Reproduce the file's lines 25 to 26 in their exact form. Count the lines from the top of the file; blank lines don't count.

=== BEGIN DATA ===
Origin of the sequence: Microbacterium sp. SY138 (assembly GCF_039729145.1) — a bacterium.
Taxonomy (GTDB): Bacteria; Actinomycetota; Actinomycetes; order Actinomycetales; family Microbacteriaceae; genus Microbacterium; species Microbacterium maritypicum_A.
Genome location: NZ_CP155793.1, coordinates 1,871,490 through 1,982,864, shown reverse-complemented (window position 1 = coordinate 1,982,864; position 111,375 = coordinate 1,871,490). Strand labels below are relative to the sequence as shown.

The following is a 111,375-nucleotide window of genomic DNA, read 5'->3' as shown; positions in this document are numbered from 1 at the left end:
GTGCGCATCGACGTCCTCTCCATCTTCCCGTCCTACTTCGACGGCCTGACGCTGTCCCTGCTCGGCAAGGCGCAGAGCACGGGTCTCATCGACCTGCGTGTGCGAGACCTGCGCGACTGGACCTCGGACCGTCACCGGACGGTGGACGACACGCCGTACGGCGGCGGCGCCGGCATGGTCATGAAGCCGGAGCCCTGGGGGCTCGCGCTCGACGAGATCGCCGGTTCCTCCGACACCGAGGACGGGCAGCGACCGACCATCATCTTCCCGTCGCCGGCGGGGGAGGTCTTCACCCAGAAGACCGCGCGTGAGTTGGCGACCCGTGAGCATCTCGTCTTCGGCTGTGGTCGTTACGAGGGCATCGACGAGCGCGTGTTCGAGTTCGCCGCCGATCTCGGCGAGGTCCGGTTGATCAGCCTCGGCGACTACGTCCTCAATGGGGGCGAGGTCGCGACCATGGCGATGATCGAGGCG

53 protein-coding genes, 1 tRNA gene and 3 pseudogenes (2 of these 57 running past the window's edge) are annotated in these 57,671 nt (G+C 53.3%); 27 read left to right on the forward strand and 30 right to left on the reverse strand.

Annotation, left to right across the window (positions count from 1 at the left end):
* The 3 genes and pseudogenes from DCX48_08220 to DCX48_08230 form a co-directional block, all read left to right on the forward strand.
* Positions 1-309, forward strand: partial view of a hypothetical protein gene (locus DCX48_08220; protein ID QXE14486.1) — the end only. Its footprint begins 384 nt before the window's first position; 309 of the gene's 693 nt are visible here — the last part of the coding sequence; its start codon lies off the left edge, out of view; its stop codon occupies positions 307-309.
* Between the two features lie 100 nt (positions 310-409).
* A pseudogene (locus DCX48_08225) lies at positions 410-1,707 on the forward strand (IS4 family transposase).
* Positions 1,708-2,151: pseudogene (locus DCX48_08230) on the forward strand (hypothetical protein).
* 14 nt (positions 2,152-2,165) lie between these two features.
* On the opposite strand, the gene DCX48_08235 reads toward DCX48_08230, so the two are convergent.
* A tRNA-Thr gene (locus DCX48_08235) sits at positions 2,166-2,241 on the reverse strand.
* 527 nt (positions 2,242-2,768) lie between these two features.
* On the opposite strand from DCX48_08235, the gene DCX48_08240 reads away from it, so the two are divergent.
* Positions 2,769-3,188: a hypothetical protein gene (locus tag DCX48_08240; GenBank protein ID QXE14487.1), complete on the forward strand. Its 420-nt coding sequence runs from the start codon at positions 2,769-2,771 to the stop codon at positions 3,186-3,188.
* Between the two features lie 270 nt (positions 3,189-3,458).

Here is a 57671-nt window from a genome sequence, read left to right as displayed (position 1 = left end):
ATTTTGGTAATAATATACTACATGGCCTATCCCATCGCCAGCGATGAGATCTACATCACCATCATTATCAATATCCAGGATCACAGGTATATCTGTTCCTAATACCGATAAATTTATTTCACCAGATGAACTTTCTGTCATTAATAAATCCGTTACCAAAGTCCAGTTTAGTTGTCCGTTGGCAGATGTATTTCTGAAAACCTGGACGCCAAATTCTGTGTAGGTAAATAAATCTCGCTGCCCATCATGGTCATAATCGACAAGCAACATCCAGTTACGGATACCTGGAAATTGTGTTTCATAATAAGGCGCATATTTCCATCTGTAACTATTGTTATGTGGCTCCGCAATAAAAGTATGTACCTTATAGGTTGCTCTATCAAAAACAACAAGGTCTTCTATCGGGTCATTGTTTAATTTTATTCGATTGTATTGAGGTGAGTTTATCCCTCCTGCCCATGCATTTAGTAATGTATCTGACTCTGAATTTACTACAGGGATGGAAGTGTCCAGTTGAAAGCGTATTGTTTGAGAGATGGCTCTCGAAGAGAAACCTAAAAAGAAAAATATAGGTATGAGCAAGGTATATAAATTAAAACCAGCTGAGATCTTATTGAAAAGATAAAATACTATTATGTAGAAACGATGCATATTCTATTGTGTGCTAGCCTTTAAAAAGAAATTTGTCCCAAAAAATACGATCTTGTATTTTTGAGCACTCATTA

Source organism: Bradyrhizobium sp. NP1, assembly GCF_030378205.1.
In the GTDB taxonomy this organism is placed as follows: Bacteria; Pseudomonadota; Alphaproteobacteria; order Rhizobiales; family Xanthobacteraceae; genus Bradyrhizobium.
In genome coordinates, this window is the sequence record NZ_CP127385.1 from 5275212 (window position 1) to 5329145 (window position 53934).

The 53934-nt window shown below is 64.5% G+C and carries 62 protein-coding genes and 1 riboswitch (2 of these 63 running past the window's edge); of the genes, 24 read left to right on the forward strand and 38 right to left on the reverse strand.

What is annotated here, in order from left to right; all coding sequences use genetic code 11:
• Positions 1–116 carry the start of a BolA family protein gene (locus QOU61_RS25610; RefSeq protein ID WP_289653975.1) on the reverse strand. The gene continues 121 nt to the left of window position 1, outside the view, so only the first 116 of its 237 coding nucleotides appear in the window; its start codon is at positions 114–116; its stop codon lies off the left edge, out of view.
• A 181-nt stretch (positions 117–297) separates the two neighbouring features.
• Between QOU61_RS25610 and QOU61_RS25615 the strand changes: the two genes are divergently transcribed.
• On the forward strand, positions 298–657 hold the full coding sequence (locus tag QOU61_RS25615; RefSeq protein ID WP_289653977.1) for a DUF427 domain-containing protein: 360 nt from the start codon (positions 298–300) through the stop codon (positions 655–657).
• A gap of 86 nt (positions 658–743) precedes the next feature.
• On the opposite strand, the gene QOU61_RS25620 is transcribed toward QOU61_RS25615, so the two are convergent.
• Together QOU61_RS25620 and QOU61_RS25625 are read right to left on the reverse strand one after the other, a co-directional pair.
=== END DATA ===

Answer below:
The 53934-nt window shown below is 64.5% G+C and carries 62 protein-coding genes and 1 riboswitch (2 of these 63 running past the window's edge); of the genes, 24 read left to right on the forward strand and 38 right to left on the reverse strand.

What is annotated here, in order from left to right; all coding sequences use genetic code 11: